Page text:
When I was pregnant with my first I wasn’t sure if I wanted to do it. It sounded easy from what we were told at antenatal classes and read online, but I just wasn’t sure if it was for me. Then he was born, instinct seemed to take over and I knew right away I wanted to try to feed him myself. Only it turned out it wasn’t easy like we had been lead to believe. It didn’t feel natural finding the right position, he didn’t know what he was doing and neither did I! Here are some things I wish I had known about breastfeeding during those first few months:
- Some babies find it hard to latch. Maybe it’s because they are born early, or they are born small. Maybe they have a tongue tie, or maybe they are sleepy from jaundice. Babies have to learn how to latch; some need guidance to the right place, or to have the nipple flipped into their mouth (google flipple technique, it’s awesome for non-latchers) Persever, mama, it usually gets easier.
- Some mummies have an oversupply or low supply of milk. Oversupply sounds great right? Wrong! A great friend of mine had this with both her babies. Imagine regular bouts of mastitis, so much milk that your baby chokes because they can’t swallow fast enough, constantly being covered in milk from leaking.
- Relaxing helps with milk supply. So do oats and skin to skin contact. What this means is you need someone to make you a batch of lactation cookies, take them to bed (with a cup of tea if you are that way inclined) and enjoy cuddles in bed with your baby. That’s right – have a nurse in!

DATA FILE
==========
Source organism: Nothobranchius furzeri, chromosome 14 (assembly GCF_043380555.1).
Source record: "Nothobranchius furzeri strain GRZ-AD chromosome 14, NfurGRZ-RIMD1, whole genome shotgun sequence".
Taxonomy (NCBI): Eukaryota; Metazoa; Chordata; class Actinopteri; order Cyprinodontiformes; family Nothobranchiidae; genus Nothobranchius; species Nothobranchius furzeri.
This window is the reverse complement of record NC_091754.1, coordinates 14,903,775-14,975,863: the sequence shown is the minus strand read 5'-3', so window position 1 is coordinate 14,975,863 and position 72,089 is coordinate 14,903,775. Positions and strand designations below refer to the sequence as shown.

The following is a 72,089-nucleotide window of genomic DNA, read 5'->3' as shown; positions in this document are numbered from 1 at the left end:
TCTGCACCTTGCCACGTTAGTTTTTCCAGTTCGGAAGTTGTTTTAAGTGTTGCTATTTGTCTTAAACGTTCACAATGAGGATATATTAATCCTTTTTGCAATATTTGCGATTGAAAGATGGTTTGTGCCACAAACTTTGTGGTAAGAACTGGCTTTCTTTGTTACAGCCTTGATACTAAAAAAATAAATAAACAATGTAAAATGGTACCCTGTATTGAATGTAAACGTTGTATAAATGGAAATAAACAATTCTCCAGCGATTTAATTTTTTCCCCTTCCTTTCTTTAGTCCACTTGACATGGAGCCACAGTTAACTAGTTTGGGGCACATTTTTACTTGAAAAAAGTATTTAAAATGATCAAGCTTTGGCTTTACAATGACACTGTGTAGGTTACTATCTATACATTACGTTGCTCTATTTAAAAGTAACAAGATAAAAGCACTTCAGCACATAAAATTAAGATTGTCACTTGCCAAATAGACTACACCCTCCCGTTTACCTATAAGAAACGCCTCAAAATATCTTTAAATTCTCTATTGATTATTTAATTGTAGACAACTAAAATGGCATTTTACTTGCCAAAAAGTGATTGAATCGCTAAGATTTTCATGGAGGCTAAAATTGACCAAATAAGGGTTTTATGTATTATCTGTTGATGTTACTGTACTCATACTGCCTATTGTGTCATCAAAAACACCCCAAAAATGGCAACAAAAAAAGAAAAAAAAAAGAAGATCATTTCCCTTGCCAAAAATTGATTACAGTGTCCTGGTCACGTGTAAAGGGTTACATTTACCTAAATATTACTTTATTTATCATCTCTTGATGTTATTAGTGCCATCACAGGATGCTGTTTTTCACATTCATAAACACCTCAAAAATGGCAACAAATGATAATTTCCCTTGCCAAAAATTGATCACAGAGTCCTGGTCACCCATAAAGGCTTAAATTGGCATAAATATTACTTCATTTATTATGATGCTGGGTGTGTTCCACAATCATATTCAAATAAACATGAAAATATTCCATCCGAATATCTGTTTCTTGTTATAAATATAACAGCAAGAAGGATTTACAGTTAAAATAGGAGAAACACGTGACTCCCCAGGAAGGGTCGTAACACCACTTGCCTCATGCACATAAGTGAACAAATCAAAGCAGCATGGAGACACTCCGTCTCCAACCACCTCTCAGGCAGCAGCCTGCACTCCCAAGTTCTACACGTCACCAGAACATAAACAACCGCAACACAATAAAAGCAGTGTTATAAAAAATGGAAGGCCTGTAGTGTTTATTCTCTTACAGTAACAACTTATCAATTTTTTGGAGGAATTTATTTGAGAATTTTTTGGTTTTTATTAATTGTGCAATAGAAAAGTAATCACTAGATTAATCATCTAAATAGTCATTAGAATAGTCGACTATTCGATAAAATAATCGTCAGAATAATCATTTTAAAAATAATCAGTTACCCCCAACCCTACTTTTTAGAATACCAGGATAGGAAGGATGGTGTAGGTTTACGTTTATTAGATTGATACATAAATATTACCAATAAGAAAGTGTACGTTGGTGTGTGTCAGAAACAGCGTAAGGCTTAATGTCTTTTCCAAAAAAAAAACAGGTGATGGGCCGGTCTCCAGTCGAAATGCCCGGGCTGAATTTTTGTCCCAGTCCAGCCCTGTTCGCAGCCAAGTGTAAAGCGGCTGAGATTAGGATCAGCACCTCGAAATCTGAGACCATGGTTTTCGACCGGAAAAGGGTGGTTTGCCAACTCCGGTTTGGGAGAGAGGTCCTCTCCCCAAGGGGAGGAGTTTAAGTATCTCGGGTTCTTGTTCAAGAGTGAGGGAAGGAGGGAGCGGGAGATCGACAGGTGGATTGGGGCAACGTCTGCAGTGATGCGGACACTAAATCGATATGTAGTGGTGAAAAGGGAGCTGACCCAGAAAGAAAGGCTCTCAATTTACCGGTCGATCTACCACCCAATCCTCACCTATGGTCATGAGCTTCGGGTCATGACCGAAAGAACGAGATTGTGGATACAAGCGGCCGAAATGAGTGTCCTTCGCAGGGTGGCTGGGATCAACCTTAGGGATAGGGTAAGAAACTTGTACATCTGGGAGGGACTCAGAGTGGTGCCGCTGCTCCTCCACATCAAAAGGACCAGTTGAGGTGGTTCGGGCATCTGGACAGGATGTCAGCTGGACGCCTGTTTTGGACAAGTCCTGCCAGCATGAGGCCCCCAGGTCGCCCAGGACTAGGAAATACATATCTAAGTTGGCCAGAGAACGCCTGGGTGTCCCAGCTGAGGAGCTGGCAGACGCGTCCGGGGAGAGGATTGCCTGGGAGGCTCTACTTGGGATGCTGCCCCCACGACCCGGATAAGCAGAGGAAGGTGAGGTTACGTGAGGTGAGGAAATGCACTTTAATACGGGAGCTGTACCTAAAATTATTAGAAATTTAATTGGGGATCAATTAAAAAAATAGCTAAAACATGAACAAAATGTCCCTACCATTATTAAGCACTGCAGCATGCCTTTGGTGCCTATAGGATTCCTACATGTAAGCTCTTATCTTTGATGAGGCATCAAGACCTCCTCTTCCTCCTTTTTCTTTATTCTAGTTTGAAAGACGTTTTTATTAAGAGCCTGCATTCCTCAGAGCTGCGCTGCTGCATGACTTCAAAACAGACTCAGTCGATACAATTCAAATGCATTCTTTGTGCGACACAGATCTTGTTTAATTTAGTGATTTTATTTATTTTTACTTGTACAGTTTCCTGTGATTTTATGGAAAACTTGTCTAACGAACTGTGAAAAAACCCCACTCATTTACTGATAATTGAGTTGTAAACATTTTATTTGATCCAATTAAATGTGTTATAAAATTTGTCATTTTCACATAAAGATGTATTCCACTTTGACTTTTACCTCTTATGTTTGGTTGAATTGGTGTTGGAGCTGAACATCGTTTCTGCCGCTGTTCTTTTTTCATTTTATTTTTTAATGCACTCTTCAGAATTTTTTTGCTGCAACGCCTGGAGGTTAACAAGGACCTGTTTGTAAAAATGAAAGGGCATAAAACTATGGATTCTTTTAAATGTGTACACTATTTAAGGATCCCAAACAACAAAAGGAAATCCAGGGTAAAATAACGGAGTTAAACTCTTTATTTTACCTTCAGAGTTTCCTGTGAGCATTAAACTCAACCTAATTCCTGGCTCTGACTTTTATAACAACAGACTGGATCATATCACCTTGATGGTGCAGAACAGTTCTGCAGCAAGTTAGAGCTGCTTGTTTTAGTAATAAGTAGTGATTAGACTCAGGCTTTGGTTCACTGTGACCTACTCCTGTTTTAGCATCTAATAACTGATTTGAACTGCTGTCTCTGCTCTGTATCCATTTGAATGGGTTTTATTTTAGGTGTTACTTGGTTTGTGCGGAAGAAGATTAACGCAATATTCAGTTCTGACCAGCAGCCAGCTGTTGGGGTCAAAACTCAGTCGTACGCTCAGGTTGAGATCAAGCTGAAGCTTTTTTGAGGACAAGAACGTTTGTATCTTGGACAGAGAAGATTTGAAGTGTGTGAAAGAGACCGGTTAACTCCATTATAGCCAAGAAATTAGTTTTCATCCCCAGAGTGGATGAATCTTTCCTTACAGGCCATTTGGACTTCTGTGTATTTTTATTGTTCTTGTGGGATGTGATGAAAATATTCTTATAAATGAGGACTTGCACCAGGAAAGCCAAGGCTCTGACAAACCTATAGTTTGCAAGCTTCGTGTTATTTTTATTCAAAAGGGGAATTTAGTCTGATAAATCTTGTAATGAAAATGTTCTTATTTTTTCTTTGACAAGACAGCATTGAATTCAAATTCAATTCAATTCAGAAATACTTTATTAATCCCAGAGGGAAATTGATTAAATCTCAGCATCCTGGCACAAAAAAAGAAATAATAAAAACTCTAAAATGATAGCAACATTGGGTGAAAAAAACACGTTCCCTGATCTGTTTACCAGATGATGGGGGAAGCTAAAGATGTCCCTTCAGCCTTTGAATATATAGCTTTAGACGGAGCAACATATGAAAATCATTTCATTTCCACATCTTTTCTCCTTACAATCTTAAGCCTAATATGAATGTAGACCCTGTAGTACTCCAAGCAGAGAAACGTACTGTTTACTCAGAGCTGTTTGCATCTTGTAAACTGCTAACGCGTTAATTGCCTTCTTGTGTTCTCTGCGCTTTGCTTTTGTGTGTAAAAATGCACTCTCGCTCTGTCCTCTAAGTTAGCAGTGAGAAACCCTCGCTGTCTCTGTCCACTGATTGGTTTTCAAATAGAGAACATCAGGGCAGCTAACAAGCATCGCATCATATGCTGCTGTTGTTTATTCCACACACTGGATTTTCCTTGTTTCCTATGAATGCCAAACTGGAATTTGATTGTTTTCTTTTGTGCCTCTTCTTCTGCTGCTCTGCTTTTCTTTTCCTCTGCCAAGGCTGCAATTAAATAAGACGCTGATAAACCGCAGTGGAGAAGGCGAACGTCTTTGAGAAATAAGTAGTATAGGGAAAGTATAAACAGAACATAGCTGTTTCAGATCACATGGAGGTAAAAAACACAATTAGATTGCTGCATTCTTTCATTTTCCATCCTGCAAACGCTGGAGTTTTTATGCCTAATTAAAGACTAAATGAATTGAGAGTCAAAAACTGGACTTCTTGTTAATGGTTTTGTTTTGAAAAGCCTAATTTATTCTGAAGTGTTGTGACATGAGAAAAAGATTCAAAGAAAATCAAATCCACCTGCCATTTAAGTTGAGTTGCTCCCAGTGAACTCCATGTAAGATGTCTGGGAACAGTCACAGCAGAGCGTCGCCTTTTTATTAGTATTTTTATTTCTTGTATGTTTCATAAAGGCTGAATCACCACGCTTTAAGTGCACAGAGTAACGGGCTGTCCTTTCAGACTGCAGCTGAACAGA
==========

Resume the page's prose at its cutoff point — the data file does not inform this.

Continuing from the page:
- Your nipples are likely to get sore. It gets easier but MAN does it hurt at the time. Very sore nipples can be a sign of a shallow latch or a tongue tie so if you are not finding it gets better see your midwife or a specialist lactation consultant. She was an angel from heaven for us and discovered our son’s tongue tie when the midwives missed it.
- babies are amazing. In the first few weeks and months, your baby is training your body to make enough milk. What this means for some mummies is during the first few weeks your baby may appear to be constantly feeding. This is hard, it can be painful and tiring. BUT this is what breastfed newborns do. Your baby is letting your body know how much milk to make and they have tiny tummies! This feedathon happens a lot during the first 12 weeks. It gets easier though mama, hang in there!
- Some babies are just small. My eldest was really tiny, born 6lb3oz and 42 weeks. He gained slowly, some weeks he didn’t gain at all BUT he met or exceeded all the milestones set for babies his age. It was clear he wasn’t starving but I felt bullied into giving formula. I was prepared for the fight second time round but he was a rolly polly baby! If your baby seems healthy, is meeting milestones, having wet and dirty diapers and gaining some weight then slow gain doesn’t always mean you need to worry.
- Babies are fussy. They go through fussy periods of time, especially when they are learning new skills or teething. Your baby being fussy isn’t necessarily an indicator that breastfeeding isn’t working for you.
- So you struggle to pump more than an ounce? You are worried baby isn’t getting enough. Think again! A pump isn’t nearly as effective as a baby. If your baby is producing wet and dirty diapers, you hear them swallowing and they are gaining weight then they are most likely getting enough milk. Believe in yourself!
- Here’s a big one. Breastfeeding isn’t for everyone and that’s ok. I fed my first for 6 months and my second for 16 months. I was lucky that although we had an issue with both boys, I had the support and guidance from my husband to make it work for us. If it doesn’t work for you, or if you just chose not to, you have that right. Don’t let anyone make you feel bad for your decision.